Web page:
/// NFL Scores a Touchdown With Female Fans

August 24, 2014  |  Media Week

Pop quiz: What was the most watched TV event among women in 2014? It wasn’t the Academy Awards. Or the Grammys. Or the season finale of The Real Housewives of Beverly Hills. It was Super Bowl XLVIII, watched by an average of 44.9 million women. Overall, they make up 46 percent of all NFL fans, and an average 63 percent of women 12 and older identify as fans. Despite those numbers, the concept of the “female fan” is still relatively new—at least as far as marketers are concerned. But over the past few years, there’s been a distinct change in the way those women are being spoken to by brands. Gone are the days of “ pink it and shrink it ”; now, women are being treated like the valuable untapped market that they are. “About five years ago, we did an inventory of all our offerings [for women],” said the NFL’s director of apparel Rhiannon Madden. “We had a growing female fanbase who were just as avid as the male fans, but we weren’t giving them the best outlet to express their fandom.” The NFL worked to create more sophisticated offerings for women, like vintage-inspired tees and apparel, more plus-size and juniors apparel, and a full line of women’s-size jerseys. Today, of the 200-plus New York Giants women’s T-shirts available on NFLShop.com , only about 10 are pink—and many of those support breast cancer awareness. Women’s media is also stepping up its game. Marie Claire has been one of the strongest supporters of female NFL fans . Last year, the magazine debuted a 16-page section titled “The Ultimate Fangirl’s Guide to Football,” copies of which were distributed in the style lounges of stadiums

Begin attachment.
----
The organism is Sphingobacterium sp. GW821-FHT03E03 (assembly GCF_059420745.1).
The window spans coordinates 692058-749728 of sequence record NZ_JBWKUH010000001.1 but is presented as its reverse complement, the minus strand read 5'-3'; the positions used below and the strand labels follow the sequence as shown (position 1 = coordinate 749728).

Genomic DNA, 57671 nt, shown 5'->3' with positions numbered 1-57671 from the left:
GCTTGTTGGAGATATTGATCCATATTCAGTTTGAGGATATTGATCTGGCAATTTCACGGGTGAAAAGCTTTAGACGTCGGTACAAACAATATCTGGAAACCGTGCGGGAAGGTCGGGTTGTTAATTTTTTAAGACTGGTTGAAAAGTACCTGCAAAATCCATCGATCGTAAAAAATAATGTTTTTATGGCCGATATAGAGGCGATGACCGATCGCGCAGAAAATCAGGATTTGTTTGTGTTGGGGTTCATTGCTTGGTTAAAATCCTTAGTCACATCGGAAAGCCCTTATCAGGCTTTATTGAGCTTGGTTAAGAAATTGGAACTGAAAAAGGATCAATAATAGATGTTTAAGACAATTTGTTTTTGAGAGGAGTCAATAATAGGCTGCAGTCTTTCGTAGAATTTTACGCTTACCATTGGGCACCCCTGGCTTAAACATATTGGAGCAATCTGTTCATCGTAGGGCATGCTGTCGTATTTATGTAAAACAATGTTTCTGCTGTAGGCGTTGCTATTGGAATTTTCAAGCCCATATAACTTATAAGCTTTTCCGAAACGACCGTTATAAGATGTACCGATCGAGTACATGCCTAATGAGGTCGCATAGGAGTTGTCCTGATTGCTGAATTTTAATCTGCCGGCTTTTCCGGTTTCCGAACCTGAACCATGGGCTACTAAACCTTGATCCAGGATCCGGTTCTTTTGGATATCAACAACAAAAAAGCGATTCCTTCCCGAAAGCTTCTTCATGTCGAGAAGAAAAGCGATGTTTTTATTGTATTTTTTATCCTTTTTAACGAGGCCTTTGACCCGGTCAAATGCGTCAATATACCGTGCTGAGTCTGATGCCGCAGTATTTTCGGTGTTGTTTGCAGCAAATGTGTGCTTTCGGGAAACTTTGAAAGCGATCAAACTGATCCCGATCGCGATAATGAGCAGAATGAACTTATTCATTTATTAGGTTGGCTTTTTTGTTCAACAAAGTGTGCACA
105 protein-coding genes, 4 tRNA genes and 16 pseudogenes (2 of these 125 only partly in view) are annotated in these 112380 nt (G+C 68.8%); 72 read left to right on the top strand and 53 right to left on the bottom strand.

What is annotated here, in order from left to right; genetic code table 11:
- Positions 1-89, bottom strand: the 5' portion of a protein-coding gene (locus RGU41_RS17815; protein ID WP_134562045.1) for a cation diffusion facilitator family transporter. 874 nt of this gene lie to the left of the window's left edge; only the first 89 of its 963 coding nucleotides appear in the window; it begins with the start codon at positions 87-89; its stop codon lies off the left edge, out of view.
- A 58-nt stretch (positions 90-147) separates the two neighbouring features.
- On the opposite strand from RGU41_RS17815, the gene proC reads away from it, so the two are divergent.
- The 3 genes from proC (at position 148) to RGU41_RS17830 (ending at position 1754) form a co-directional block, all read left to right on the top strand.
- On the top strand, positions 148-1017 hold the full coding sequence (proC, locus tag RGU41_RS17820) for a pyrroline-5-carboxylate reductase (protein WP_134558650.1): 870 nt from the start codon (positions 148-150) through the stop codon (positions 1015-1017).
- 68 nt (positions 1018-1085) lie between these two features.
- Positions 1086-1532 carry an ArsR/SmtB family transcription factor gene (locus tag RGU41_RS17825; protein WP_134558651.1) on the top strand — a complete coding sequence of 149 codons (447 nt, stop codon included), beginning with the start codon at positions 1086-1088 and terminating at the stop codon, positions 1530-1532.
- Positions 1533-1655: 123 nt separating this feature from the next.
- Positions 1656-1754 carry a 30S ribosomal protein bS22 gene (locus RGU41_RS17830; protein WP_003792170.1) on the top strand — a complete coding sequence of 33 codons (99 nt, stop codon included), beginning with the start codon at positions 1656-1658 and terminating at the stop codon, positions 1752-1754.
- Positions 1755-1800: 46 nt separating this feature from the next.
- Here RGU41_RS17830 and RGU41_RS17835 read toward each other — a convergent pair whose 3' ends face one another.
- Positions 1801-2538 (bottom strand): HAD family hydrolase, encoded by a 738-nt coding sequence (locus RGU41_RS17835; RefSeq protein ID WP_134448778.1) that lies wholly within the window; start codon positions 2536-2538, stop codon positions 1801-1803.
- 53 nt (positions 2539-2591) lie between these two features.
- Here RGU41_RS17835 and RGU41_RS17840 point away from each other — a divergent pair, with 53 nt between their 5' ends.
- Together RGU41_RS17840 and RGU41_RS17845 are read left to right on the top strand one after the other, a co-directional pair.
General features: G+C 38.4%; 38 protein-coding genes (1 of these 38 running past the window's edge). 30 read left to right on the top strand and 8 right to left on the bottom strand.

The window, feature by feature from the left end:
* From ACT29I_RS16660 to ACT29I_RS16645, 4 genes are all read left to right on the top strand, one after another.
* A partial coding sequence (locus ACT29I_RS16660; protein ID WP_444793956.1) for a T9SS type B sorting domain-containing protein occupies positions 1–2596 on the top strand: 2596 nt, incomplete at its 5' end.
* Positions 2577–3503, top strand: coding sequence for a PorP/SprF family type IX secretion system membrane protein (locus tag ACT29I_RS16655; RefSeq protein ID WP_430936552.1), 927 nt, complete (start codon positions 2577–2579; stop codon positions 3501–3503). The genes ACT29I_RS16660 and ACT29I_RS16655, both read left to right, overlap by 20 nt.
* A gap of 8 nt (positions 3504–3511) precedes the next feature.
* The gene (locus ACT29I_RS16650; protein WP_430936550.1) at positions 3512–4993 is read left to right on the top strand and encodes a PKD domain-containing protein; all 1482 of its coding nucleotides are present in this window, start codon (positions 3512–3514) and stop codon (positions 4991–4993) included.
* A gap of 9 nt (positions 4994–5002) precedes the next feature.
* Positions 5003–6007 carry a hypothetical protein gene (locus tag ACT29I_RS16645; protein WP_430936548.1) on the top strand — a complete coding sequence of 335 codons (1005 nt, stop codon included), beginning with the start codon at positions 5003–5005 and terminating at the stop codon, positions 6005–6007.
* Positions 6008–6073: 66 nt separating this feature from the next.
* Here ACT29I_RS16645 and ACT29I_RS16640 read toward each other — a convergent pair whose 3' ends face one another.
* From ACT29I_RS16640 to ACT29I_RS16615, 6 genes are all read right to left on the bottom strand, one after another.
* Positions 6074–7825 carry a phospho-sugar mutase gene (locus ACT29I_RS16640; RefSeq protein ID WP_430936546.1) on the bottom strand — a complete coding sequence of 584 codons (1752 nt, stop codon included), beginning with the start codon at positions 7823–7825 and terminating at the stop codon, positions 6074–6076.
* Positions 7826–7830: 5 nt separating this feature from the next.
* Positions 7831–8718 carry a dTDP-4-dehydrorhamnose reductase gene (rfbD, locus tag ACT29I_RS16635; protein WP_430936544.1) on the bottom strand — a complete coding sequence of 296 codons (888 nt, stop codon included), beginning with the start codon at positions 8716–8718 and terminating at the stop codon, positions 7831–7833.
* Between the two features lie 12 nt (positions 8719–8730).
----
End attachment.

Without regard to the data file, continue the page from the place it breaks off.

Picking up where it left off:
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NFL Scores a Touchdown With Female Fans


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